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Brawn, on Columbia Road, Hackney, one of London’s best restaurants

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What Reopening Means for London’s Restaurants

“It’s crucial that once we can trade again that we are not subject to further lockdowns, therefore it’s imperative those timings are measured and precise.”

Ahead of Prime Minister Boris Johnson’s coronavirus lockdown roadmap revelation in the House of Commons today, 22 February, Eater London spoke to several chefs and restaurateurs across the city: To understand how the year so far had been, what operating for seven weeks in lockdown is like, what lessons have been learned, and what direction they hope to get from today’s announcement.

This is the first of a two-part interview feature in the week that London restaurants, pubs, bars, and cafes learn of the proposed timeline for their reopening.

The below answers have been edited for clarity.

How has trade been since the start of the year?

Adejoké Bakare, Chishuru: “We have a meal kit menu like everybody now, which we do through Dishpatch. It’s been steady. In our case the uptake has been good thus far.”

Asma Khan, Darjeeling Express: “Very patchy. As we are in central London we are very vulnerable to government announcements. Stories about police stopping and questioning people, and of course the rapidly changing virus with different strains concerning people and inevitably prevents people from coming in to collect from the deli.”

Jeremie Cometto-Lingenheim, Brut Restaurants (Primeur, Westerns Laundry, Jolene, Big Jo): “Trade has been okay and we are deeply grateful for everyone who’s been coming to support over the past two months. But it’s clear both patrons and staff are deeply fatigued and energy levels are low.”

How was Valentine’s Day — did you do big numbers? What were the logistical lessons learned if any?

Mitshel Ibrahim, Ombra: “For us, it was the biggest one we did in terms of volume, in terms of operations, nationwide shipping, collection, delivery all over London.

“We did 100 boxes and two didn’t make it. But once it’s sent... it’s in the clouds, it’s in the matrix. Still, [guests who didn’t receive] Genuinely thought we were trying to ruin their Valentine’s.

“All this new aspect of the day to day that restaurants don’t know how to deal with — amount of the stress going into the’s part of a new job description.”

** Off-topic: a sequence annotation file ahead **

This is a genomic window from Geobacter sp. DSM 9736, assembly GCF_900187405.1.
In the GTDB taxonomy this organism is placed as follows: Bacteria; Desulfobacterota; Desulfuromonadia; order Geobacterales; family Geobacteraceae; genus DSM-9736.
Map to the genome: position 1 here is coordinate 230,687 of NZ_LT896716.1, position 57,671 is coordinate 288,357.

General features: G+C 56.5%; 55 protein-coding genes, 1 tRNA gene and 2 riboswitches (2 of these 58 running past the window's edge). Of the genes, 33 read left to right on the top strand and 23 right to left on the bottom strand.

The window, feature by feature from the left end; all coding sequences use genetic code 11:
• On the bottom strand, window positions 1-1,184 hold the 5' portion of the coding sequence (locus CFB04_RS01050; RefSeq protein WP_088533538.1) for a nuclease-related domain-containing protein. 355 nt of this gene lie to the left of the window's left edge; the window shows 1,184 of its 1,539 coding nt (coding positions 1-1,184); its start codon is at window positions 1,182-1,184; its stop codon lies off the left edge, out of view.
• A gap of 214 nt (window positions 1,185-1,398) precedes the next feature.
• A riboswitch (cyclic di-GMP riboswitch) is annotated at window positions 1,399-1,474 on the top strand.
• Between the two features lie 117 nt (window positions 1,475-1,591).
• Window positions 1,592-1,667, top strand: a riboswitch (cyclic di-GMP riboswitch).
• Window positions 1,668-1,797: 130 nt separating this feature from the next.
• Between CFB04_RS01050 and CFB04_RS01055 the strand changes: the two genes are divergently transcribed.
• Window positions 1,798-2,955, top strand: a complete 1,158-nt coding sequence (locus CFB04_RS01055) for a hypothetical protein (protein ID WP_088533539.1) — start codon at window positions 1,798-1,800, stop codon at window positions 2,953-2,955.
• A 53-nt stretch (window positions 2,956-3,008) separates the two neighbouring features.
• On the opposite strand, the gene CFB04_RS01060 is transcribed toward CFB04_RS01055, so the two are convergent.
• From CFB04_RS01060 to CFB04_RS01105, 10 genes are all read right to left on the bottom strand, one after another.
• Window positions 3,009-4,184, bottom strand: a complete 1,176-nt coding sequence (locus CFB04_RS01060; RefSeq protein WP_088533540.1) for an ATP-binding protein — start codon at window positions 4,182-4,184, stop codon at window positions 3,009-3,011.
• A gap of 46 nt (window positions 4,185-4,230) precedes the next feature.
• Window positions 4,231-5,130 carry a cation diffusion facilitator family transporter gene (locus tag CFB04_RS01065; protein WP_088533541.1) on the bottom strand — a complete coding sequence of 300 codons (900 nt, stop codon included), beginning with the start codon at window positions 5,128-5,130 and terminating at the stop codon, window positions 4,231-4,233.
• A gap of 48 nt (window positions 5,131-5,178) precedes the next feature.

AK: “It was very exhilarating! The best part was seeing all the pictures of people who celebrated with the biryani on social media. Some had celebrated Valentine’s Day at the supper club in my home in 2013. One couple from the supper club would come to my restaurant in Soho to celebrate every year after, so it was nice to continue the tradition.”

A spread of pork chashu udon; crab, tomato, and winter sorrel soup; and otsukemono pickles in earthenware shot from above on a wood background
Koya’s at-home offering, which the restaurant delivers via Dishpatch alongside an udon-in-the-post kit

What’s the evolution of delivery been like, more generally?

Ed Wilson, Brawn: “It’s been an interesting evolution for us. We have managed to keep all our local deliveries in-house using a cargo bike we purchased specifically for that purpose. That way we have managed to include the team as much as possible and keeping them engaged with the business. During the November lockdown, we extended our delivery radius which opened up a new layer of business, but had to reduce it back in December when we reopened the restaurant.

Louis Wainwright-Vale, Element Coffee: “It’s been the first time we’ve run a delivery service and it’s been a great success. It’s kept me sane and out of the house during this lockdown.”

John Devitt, Koya: “Dishpatch have been amazing — I think as they behave as a logistics company it is super easy to work with them.”

AB: “We’ve noticed a marked increase in inquiries and in the numbers compared to last lockdown.”

AK: “It’s been a very steep learning curve. We quickly realised the ‘fragile’ sticker is very essential if you don’t want the boxes to be thrown around. Our experience has been very painless in many ways because we have gone in with a delivery partnership for our nationwide delivery with Big Night [...] I think it’s much harder if you try to do this on your own and I’m glad I didn’t try to do the delivery myself. It’s a completely different logistical challenge from running a restaurant.

Bread, a cut of beef, gravy, confit potatoes, rice pudding, and sides packed up for delivery
An example of the Quality Chop House’s nationwide delivery set-up
The Quality Chop House/Instagram

Is nationwide delivery a significant market for the restaurant: what’s the split between London and nationwide? How much are both growing? And do you expect these to be something that you continue to offer after reopening?

Daniel Morgenthau, Woodhead Restaurants and Quality Chop Shop: “National deliveries now account for 50 percent of all of our orders. It’s so difficult to predict how this will change when restaurants reopen and whether we’ll retain the level of trade that we have built up over the past 12 months. But we’re increasingly of the view that much of what we offer will be of benefit to our guests in a post-covid world and won’t necessarily be mutually exclusive to the in-person dining experience. So we’re looking into ways we can run the different parts of the business in parallel. (Space being the limiting factor!)”

AB: “Most of our kits went outside London. It’s something we are hoping to explore when everything opens up again.”